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Listening and Longing
Music Lovers in the Age of Barnum
Daniel Cavicchi


2011 • 280 pp. 11 illus. 6 x 9"
Music / American History - 19th Century

$24.95 Paperback, 978-0-8195-7162-5
$75.00 Hardcover, 978-0-8195-7161-8

$19.99 Ebook, 978-0-8195-7163-2

Check your ebook retailer or local library for ebook availability.

(Hardcover is un-jacketed.
Cover illustration is for paperback edition only)

Listening and Longing performs a valuable service in connecting modern conceptions of fame, fandom, and self-consciously specialized forms of ‘audiencing’ to their nineteenth-century roots.”—Franklin Bruno, Los Angeles Review of Books

An intriguing look at music listening in nineteenth-century America

Listening and Longing explores the emergence of music listening in the United States, from its early stages in the antebellum era, when entrepreneurs first packaged and sold the experience of hearing musical performance, to the Gilded Age, when genteel critics began to successfully redefine the cultural value of listening to music. In a series of interconnected stories, American studies scholar Daniel Cavicchi focuses on the impact of industrialization, urbanization, and commercialization in shaping practices of music audiences in America. Grounding our contemporary culture of listening in its seminal historical moment—before the iPod, stereo system, or phonograph—Cavicchi offers a fresh understanding of the role of listening in the history of music.

Click here for TABLE OF CONTENTS

Reviews / Endorsements

“Daniel Cavicchi’s fascinating Listening and Longing: Music Lovers in the Age of Barnum, has been blowing my mind.”—Frank Oteri, New Music Box

“As the title reveals, Cavicchi’s purpose is to put emphasis on ‘music-listening’ rather than on the more common ‘music making.’ Cavicchi did extensive research and the book is well argued, from several points of view.”—W.K. Kearns, Choice

“a detailed look at 19th-century music consumers that…stands as a painstaking, groundbreaking work of scholarship that adds substantially to our understanding.”—Robert Christgau, Barnes & Noble Review

“Cavicchi has written an excellent book that should be read by historians, cultural critics, and musicologists. All would find points of insight and interest.”Michael Broyles, The Journal of American History

a well-researched, elegant and thought-provoking book.” David W. Stowe, Commonplace

“Cavicchi tracks the interplay among music, social prestige, and geographical reputation, the development of listening as a distinct skill, and the early history of music fans.”Scott Gac, American Historical Review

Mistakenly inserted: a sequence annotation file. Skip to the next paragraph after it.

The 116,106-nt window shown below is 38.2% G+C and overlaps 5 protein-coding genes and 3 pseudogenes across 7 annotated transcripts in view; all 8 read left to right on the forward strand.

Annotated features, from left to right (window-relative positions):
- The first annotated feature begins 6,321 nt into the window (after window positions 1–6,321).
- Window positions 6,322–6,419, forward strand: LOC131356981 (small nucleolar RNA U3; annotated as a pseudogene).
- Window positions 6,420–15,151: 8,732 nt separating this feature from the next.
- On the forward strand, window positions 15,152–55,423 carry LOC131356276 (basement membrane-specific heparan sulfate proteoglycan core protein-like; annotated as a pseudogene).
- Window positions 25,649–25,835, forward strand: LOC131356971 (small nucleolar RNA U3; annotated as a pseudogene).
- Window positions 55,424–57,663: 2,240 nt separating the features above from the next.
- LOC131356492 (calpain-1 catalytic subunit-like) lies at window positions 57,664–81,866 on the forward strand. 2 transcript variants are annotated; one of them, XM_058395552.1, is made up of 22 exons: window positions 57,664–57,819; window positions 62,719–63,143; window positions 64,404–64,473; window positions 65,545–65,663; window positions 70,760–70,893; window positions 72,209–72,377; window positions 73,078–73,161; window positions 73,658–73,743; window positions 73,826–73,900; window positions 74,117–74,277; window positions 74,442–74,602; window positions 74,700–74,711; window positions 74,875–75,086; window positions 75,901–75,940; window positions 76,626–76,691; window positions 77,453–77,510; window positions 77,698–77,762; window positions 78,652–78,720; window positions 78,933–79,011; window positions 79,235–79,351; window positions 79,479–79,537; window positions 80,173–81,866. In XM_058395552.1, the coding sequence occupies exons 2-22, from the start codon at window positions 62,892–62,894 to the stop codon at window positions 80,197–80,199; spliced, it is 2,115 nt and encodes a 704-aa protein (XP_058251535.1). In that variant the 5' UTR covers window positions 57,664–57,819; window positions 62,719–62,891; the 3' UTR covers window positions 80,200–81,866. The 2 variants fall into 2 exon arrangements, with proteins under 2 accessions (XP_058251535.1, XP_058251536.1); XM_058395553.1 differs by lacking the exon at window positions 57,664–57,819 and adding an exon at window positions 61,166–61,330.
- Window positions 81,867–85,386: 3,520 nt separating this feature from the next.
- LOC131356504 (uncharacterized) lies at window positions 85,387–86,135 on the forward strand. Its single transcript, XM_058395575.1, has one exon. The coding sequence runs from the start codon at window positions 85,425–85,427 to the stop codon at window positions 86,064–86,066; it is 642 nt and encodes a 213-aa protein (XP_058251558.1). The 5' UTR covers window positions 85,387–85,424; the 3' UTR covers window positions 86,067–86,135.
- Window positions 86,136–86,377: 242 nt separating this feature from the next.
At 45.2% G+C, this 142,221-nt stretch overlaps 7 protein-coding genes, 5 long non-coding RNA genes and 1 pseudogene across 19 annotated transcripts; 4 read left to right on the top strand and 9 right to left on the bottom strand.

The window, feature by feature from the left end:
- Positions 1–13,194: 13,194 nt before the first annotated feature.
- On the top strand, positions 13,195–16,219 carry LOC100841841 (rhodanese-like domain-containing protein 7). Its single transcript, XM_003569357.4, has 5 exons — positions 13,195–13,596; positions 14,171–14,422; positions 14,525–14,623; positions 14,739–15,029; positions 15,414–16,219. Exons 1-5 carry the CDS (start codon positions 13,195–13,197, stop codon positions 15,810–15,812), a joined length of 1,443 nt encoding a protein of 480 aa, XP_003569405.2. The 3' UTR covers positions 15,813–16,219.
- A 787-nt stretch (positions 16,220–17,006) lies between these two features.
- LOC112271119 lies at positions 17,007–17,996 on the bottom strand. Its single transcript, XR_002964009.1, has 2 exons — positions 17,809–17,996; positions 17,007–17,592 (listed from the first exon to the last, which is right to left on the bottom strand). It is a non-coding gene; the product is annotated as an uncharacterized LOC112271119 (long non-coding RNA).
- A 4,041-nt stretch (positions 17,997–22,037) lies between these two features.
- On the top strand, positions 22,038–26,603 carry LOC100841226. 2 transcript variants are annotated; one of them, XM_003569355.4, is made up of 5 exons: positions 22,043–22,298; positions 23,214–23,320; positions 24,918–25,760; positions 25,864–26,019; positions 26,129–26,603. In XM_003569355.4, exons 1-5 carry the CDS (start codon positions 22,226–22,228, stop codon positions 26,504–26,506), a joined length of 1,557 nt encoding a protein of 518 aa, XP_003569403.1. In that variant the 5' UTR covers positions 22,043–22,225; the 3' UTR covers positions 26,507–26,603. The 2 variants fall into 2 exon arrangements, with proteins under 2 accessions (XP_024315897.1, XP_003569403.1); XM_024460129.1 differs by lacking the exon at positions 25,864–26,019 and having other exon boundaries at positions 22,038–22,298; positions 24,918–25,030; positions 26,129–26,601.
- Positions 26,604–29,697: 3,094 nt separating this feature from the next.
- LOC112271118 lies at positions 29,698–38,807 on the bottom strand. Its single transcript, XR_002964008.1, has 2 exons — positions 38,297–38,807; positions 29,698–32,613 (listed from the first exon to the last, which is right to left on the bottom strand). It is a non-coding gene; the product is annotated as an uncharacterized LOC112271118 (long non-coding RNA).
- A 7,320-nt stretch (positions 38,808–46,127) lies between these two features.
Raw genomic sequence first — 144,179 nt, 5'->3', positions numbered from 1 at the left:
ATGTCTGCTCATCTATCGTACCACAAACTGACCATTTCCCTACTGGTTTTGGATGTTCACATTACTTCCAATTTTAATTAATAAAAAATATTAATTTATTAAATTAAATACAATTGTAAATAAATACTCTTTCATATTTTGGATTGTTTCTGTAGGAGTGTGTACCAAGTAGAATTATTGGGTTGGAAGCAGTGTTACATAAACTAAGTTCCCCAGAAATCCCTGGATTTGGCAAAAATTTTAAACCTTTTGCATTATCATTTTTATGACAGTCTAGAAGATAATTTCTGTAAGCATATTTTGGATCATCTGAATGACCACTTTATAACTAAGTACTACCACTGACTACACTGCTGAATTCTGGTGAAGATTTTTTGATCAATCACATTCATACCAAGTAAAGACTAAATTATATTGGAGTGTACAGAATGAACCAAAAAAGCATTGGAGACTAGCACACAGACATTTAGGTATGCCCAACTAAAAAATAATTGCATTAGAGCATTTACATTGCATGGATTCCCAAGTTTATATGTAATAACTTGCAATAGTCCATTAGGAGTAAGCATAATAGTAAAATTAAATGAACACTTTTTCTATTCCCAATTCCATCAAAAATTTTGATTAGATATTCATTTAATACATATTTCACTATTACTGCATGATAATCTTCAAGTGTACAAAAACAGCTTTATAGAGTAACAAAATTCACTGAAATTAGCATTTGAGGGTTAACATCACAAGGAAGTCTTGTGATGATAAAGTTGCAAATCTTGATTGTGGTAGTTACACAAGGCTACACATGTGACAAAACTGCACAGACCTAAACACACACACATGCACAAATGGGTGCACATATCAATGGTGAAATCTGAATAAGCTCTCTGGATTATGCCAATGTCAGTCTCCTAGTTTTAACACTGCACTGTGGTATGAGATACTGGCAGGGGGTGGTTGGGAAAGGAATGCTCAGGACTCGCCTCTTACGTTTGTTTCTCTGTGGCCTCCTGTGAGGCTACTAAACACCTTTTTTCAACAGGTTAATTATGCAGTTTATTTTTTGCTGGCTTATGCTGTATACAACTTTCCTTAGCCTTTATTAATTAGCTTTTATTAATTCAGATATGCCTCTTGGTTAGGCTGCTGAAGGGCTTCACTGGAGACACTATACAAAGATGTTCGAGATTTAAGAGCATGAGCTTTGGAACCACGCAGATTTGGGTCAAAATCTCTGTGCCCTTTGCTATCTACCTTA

“The intersections and overcrossings highlighted in these pages further enrich the already multifarious dialogue about nineteenth-century music in the United States.” Laura Moore Pruett, Journal of the American Musicological Society

“Daniel Cavicchi’s Listening and Longing: Music Lovers in the Age of Barnum is an ambitious, original book well worth careful reading for its integrated historical, historiographical, and methodological arguments.” Karen Ahlquist, Journal of the Society for American Music

“Impeccably researched, Listening and Longing shows us how Jenny Lind was the Lady Gaga of her day. Cavicchi’s excellent use of primary materials, such as 19th-century diary entries and periodicals, documents how the seeds were germinated for today’s music-fan culture.”Holly George-Warren, coauthor of The Road to Woodstock

“Cavicchi’s book is a richly detailed, lucid account of how and why music-listening is an active, participatory aspect of music-loving. Listening and Longing has changed fundamentally the way I think about the development of America’s musical culture.”Dale Cockrell, author of Demons of Disorder: Early Blackface Minstrels and Their World


Winner of the Northeast Popular Culture Association’s Peter C. Rollins Book Award (2012)
Winner of the ASCAP Deems Taylor Award (2012)

DANIEL CAVICCHI is an associate professor of American studies and head of the Department of History, Philosophy, and the Social Sciences at Rhode Island School of Design. He is the author of Tramps Like Us: Music and Meaning among Springsteen Fans and coeditor of My Music: Explorations of Music in Daily Life. His public work has included “Songs of Conscience, Sounds of Freedom,” an inaugural exhibit for the Grammy Museum in Los Angeles.

Mon, 18 Jun 2018 12:00:22 -0500